Searching over 5,500,000 cases.


searching
Buy This Entire Record For $7.95

Official citation and/or docket number and footnotes (if any) for this case available with purchase.

Learn more about what you receive with purchase of this case.

Claim of Tedesco v. Commissioner of Labor

State of New York Supreme Court, Appellate Division Third Judicial Department


May 27, 2010

IN THE MATTER OF THE CLAIM OF TEDDY TEDESCO, APPELLANT,
v.
COMMISSIONER OF LABOR, RESPONDENT.

MEMORANDUM AND ORDER

Calendar Date: April 7, 2010

Before: Mercure, J.P., Spain, Lahtinen, Kavanagh and McCarthy, JJ.

Appeal from a decision of the Unemployment Insurance Appeal Board, filed December 15, 2008, which ruled that claimant was disqualified from receiving unemployment insurance benefits because he voluntarily left his employment without good cause.

Claimant was employed for seven months as an interstate, long-haul, tractor-trailer driver. While on medical leave, claimant wrote a letter to the employer stating that he was on "strike" because he was dissatisfied with certain working conditions and gave the employer three options, one of which was to ask claimant to resign. In response, the employer paid claimant money that he was owed, and notified him that his resignation was accepted. Claimant was ultimately denied unemployment insurance benefits by the Unemployment Insurance Appeal Board and he now appeals.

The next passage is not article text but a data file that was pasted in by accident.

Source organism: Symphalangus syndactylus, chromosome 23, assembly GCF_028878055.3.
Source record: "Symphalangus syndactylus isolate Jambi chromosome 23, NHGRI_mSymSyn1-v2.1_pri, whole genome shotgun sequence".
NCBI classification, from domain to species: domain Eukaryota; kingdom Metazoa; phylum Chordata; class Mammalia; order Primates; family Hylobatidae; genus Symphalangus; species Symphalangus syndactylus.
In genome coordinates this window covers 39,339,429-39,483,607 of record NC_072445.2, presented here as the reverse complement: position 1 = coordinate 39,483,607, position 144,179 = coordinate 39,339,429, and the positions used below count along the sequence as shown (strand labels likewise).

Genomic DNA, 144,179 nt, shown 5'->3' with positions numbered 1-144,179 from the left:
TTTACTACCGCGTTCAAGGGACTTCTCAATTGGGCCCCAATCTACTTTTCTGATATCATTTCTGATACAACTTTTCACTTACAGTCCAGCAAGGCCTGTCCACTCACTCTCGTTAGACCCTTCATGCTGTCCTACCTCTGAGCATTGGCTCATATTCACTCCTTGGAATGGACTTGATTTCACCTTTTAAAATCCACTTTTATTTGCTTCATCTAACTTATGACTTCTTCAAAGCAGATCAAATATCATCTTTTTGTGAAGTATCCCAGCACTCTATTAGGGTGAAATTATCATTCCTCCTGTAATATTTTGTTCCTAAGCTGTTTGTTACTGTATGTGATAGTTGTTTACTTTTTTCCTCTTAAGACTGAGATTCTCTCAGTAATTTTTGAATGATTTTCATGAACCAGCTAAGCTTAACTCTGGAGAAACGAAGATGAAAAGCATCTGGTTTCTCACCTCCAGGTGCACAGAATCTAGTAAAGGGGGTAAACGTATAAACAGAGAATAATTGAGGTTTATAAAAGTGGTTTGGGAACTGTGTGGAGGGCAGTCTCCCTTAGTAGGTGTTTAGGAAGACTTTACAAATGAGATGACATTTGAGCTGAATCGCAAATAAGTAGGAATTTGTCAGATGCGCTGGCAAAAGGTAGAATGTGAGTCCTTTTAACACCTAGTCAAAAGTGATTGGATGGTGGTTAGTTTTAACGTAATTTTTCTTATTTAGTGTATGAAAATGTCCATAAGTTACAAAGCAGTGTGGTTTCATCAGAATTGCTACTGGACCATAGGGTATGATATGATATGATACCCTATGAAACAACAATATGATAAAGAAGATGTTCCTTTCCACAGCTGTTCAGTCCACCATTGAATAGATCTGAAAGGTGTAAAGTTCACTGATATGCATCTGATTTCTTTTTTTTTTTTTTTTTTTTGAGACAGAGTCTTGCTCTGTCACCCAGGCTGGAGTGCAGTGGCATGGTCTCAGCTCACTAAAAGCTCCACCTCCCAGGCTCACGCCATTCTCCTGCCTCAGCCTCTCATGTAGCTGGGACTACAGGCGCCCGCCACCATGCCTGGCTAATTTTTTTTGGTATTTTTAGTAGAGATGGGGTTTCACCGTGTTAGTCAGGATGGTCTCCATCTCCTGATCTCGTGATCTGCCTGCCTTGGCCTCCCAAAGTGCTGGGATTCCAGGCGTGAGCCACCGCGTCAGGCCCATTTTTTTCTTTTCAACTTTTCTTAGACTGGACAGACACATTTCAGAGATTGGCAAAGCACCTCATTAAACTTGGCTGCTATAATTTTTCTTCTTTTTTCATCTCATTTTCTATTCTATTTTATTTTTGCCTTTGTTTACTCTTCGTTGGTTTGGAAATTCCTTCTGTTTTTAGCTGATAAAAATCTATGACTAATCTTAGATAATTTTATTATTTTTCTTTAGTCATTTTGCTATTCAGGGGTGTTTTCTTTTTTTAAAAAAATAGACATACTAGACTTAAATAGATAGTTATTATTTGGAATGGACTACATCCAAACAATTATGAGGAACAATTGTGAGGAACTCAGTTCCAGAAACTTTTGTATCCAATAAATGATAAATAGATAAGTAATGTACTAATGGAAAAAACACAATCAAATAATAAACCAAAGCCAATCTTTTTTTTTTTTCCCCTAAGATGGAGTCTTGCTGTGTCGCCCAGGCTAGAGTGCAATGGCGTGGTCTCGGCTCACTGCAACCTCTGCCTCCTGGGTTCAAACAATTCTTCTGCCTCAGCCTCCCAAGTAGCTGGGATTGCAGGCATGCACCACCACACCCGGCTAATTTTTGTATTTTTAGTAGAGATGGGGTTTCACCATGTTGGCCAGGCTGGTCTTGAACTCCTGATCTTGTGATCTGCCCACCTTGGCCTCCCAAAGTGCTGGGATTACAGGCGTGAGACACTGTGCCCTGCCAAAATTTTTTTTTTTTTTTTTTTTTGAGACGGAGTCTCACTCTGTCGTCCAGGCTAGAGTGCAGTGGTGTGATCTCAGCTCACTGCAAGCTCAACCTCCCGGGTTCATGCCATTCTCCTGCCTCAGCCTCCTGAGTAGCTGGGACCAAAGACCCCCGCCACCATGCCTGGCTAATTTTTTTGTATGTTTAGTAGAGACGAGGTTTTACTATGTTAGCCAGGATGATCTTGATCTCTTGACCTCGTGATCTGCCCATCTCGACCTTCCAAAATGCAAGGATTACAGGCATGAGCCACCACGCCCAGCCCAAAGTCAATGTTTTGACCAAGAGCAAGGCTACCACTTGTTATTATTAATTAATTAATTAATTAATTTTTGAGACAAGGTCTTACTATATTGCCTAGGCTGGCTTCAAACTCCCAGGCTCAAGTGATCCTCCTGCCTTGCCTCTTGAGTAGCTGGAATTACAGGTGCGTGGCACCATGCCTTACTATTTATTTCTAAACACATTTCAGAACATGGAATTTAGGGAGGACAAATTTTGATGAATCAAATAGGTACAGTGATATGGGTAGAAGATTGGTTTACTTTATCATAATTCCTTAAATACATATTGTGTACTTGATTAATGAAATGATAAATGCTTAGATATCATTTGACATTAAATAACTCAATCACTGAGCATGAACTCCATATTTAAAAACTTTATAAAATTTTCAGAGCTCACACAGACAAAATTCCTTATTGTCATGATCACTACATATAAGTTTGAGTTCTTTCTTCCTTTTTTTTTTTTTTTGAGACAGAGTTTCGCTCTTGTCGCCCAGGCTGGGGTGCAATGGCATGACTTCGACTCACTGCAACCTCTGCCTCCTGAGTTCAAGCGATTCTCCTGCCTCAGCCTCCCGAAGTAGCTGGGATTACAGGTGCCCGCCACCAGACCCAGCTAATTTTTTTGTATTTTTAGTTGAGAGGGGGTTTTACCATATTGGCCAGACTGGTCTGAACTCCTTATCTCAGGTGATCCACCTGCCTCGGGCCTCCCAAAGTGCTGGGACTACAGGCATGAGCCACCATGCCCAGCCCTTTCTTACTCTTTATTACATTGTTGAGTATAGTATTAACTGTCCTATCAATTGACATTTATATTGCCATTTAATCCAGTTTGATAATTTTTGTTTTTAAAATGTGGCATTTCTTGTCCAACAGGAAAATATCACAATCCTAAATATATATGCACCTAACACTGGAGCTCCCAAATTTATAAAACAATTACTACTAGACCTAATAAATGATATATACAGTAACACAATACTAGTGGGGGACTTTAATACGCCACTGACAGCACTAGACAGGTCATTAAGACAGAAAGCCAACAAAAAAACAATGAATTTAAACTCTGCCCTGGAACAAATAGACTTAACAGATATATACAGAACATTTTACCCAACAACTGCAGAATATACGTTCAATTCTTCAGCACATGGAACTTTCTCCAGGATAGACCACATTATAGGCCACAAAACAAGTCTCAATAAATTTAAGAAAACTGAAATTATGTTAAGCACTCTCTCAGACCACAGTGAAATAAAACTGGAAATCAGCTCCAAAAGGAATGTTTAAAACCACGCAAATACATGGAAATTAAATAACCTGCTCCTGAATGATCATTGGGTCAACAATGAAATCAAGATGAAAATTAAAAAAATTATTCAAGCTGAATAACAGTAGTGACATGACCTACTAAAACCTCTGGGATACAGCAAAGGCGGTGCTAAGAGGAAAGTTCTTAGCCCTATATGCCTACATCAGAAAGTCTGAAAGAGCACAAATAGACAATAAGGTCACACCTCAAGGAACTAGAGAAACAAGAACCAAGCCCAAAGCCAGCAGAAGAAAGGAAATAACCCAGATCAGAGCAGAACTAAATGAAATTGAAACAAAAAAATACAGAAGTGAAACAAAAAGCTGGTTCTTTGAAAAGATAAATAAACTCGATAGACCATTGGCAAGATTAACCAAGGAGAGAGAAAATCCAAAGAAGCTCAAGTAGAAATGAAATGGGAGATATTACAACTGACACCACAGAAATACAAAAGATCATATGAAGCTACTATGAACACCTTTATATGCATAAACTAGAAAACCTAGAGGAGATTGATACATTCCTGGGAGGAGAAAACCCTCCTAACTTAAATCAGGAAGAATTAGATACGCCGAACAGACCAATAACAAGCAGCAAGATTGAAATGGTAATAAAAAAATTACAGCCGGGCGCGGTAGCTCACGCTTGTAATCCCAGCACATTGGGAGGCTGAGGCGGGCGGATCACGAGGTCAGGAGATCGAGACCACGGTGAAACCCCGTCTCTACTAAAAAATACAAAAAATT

We affirm. Substantial evidence supports the Board's decision that claimant voluntarily left his employment without good cause. General dissatisfaction with working conditions does not constitute good cause for leaving one's employment (see Matter of Wrobleski [Commissioner of Labor], 65 AD3d 1411, 1412 [2009]; Matter of Schwartz [New York City Dept. of Citywide Admin. Servs. - Commissioner of Labor], 62 AD3d 1231, 1231-1232 [2009]). Here, claimant alleged that he was forced to resign because he was frequently required to haul overweight loads and use unsafe equipment. However, the employer's representative testified, and claimant confirmed, that it was the responsibility of each driver to inspect the load and the equipment before each haul, and a driver could refuse to haul an overweight load or refuse to begin a haul until safety issues were addressed. Claimant's allegation that, despite this policy, refusal to haul a load would subject a driver to penalties raised a credibility issue for the Board to resolve (see Matter of Velez [Commissioner of Labor], 70 AD3d 1100, 1101 [2010]; Matter of Johnson [Commissioner of Labor], 67 AD3d 1228, 1229 [2009]). Thus, the Board's determination that claimant had resigned without good cause pursuant to his letter, rather than having been subject to constructive discharge, was supported by substantial evidence.

We have examined claimant's remaining contentions and found them to be either without merit or unpreserved for this Court's review inasmuch as they were not raised before the Board or at the administrative hearings (see Matter of Graham [Commissioner of Labor], 305 AD2d 926, 926 [2003]).

Mercure, J.P., Spain, Lahtinen, Kavanagh and McCarthy, JJ., concur.

ORDERED that the decision is affirmed, without costs.

20100527

© 1992-2010 VersusLaw Inc.



Buy This Entire Record For $7.95

Official citation and/or docket number and footnotes (if any) for this case available with purchase.

Learn more about what you receive with purchase of this case.